Questioning one's life values...
I sometimes have difficulty coming to terms with the modern world's culture and often ask myself what is it really all worth for the next generation. What kind of world is it that we honestly desire for our children? Are we really conscience of the choices we make and of the consequences of our decision making for future generations?
In my daily work with at-risk children and young people during my last 20 years in Brazil, I like to believe that what we are offering those children through my organisation, the Children At Risk Foundation, are life values that hopefully they will adopt and pass on to their future offspring, maybe in some way breaking the cycle of an impoverished education. My work has taught me how important we adults are as role models and about the fragility of human culture when we are not, but does our modern society really understand how our own behaviour forges a vital connection between the older and younger generations? Are we really aware of our responsibilities?
So many questions, but only each of us, through our individual and collective behavior and attitude can provide the answers...
Through my recent cooperation with the Guarani Mbyá Indians, who tragically have lost many of the natural conditions that guaranteed the continuation of their significant traditions and way of life practiced through generations, I have learnt how important the consistent transmission of meaningful life values in a society can be and how we must strive to become more conscience of our choices and not simply misguided by the mass media propaganda bombarding us every day in the modern world, resulting in the fact that 90% of what we buy simply ends up in a landfill within 6 months.
This becomes even clearer to me when one observes the Guarani in practice and experiences the vital connection that storytelling, as with their songs, dance, music and spirituality has between the older and younger generations in the Guarani tradition.
10-year old Jeguaká Mirim is a Guarani Mbyá Indian and son of indigenous writers and storytellers Olívio Jekupé and Maria Kerexu, who live with their tribe in a small demarcated area of the Atlantic Rainforest, called Tekoa Krukutu in Paralheiros - São Paulo. At a recent cultural exchange event between the children and young people of my organisation's Hummingbird Project with children and young people of Tekoa Krukutu, Jeguaká Mirim had the opportunity to share with our children one of the 14 stories he has compiled for a book that he hopes to have published soon. As Jeguaká's father already knows, after self having realized a dozen publications, that is not an easy task for an indigenous author.
This was Jeguaká's story to the children of Hummingbird:
The tree in the desert...
"Once upon a time in the middle of the dry desert there lived an old tree.
One day a boy passed by the tree when he suddenly heard the tree crying out: "I am dying of thirst, can you please fetch me some water so that I may drink and continue to live?"
The astonished boy replied to the tree: "Yes! I will go to my village and bring back some water for you". So off he went to the village and collected water in a small pail, which he planned to bring back to the thirsty tree in the desert.
As the boy walked the long journey back to the tree in the desert, he himself became more and more thirsty and would each time drink a little of the water from his pail, but by the time he reached the tree, there was no more water left in his pail to share with the tree, who cried out even more: "Please, please bring me water, I am dying of thirst...!"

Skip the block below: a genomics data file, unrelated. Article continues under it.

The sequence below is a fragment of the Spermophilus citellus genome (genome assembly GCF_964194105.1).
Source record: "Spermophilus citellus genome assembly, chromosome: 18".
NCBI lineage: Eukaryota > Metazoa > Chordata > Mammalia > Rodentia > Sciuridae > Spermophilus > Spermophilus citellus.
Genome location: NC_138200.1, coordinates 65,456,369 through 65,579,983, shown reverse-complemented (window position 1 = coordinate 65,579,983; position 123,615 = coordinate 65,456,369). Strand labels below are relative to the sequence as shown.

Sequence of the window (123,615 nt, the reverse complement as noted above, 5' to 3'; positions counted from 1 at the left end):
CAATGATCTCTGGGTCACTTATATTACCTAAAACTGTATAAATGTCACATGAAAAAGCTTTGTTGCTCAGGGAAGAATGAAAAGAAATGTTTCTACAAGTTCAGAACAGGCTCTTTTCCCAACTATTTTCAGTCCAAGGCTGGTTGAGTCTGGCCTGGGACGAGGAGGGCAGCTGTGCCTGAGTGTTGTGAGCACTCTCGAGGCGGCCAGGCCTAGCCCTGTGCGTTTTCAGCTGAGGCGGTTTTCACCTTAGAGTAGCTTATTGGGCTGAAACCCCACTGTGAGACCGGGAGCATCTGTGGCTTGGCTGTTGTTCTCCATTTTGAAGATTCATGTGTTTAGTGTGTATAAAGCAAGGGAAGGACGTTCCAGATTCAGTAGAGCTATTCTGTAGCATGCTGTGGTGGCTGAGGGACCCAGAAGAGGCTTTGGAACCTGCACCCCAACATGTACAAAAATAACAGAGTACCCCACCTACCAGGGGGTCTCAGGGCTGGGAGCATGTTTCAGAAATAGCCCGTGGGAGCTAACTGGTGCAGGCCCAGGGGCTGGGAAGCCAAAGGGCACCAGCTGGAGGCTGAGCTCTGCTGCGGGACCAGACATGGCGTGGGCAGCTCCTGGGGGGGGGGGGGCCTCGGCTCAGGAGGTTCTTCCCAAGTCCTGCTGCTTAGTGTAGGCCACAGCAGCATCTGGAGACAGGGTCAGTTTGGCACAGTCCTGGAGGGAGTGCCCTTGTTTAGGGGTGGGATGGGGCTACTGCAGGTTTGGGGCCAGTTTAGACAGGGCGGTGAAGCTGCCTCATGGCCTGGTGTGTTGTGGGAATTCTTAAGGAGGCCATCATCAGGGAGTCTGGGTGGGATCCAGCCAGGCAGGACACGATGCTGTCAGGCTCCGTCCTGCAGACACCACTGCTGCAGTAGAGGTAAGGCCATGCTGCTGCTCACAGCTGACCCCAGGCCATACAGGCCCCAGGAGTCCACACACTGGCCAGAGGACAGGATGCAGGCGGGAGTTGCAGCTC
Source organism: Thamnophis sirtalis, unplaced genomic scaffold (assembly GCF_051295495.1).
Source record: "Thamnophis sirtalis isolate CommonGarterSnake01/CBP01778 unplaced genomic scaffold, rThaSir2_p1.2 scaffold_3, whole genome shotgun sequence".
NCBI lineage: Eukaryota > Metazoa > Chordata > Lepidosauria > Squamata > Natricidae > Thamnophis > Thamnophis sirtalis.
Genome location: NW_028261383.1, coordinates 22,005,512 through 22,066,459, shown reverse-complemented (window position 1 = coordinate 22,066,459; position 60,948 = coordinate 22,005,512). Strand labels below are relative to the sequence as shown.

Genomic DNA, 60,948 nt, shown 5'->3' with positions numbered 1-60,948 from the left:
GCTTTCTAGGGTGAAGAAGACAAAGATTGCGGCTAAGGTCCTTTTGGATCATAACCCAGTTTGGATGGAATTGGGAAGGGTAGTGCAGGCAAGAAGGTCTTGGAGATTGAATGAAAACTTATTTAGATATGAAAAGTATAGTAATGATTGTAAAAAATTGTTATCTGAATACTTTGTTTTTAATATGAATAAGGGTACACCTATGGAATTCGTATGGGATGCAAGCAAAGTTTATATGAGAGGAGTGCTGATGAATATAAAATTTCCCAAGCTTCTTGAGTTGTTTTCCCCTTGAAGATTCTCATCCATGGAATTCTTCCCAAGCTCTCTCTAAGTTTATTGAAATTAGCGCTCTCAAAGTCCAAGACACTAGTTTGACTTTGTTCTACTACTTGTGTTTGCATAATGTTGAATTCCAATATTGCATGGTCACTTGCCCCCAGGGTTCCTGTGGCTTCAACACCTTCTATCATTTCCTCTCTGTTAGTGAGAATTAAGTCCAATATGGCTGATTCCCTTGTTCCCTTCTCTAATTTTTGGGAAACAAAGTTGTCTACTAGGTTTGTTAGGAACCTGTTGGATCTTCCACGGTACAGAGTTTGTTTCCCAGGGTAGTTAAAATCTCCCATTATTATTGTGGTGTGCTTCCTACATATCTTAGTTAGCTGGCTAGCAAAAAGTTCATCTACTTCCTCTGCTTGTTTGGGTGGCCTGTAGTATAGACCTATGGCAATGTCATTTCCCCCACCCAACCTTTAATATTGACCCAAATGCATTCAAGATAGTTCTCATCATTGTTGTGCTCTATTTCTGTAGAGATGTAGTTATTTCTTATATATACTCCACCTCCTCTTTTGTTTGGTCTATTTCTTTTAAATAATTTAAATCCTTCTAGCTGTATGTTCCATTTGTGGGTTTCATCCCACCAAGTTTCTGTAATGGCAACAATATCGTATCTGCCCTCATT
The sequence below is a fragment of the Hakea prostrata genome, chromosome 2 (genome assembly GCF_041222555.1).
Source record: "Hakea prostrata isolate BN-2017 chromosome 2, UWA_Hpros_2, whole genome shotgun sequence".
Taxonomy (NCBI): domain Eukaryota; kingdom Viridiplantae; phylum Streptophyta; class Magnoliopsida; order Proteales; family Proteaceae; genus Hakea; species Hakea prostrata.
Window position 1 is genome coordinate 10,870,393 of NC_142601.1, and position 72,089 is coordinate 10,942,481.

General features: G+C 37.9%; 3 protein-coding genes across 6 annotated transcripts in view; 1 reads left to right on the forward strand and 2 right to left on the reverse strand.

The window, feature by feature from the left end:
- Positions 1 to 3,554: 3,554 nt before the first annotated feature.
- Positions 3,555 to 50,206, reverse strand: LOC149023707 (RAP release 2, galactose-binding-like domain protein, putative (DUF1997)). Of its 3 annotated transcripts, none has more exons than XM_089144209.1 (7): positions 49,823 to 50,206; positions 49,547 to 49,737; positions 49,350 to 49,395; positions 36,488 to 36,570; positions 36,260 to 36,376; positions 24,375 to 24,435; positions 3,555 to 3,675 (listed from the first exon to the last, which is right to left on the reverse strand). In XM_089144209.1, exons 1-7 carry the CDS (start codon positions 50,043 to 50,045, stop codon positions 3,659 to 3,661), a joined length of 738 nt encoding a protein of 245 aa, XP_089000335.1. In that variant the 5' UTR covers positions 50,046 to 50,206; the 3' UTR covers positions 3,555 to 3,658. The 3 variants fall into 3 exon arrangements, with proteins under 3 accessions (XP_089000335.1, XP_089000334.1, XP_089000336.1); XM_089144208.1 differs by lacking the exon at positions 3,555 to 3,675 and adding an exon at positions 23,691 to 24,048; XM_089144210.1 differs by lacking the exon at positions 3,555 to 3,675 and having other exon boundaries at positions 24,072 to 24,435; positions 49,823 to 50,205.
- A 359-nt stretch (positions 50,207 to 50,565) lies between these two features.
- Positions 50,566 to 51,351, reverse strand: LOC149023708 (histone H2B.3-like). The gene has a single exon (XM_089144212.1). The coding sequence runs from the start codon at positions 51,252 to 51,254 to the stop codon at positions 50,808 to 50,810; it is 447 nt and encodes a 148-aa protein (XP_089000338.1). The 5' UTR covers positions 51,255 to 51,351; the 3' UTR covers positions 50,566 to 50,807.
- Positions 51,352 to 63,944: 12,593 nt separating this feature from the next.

The boy immediately promised to do so and hurried off back to his village to bring some more water, but this time he filled a big bucket, making sure that he had enough water for himself on the journey back and could still arrive at the tree with plenty of water left. So after filling the bucket with water off he went back to the desert again, feeling happy to bring water to the thirsty tree.
But, alas, on arriving back at the lonely tree, the boy registered that the tree could not speak to him anymore. The tree was dead! The boy looked at his bucket of water and just cried and cried........"
On hearing Jeguaká's story, I feel he is attempting to pass on something that reflects the Guarani's attitude they have towards their fellow beings that also describes their community economy called Jopoi, which means open-handed: "When they receive something they are already asking themselves how do I pass it on, so not to necessarily pass it on unchanged, but how can the pass it on be enhanced to the right person who is right to receive it," explains Paulo Humberto Porto Borges, a professor at the State University of Western Paraná, who has worked with the Guarani these last 11 years. “It's a dynamic that is open so that if they receive money, or wisdom, or emotional understanding, or possessions of any kind, they are asking themselves how can that pass from the one hand that receives it and the other that gives it away, in contrast to the white man who they describe as closed-handed. The Gaurani are generous, because they are not people who accumulate, they don't close their hands” says Porto Borges.
Obviously Jeguaká Mirim is harvesting important life values from the storytelling traditions passed on through his people and is using them to form his own ideas and create pathways through the difficult future he and his people face as Guarani Indians in the white man’s Brazil.
"When any given human culture disappears, humanity becomes more fragile and poorer," Porto Borges said. "The Guarani teach us that it is possible to resist and to maintain their integrity and culture even though they are fighting a globalized culture like ours."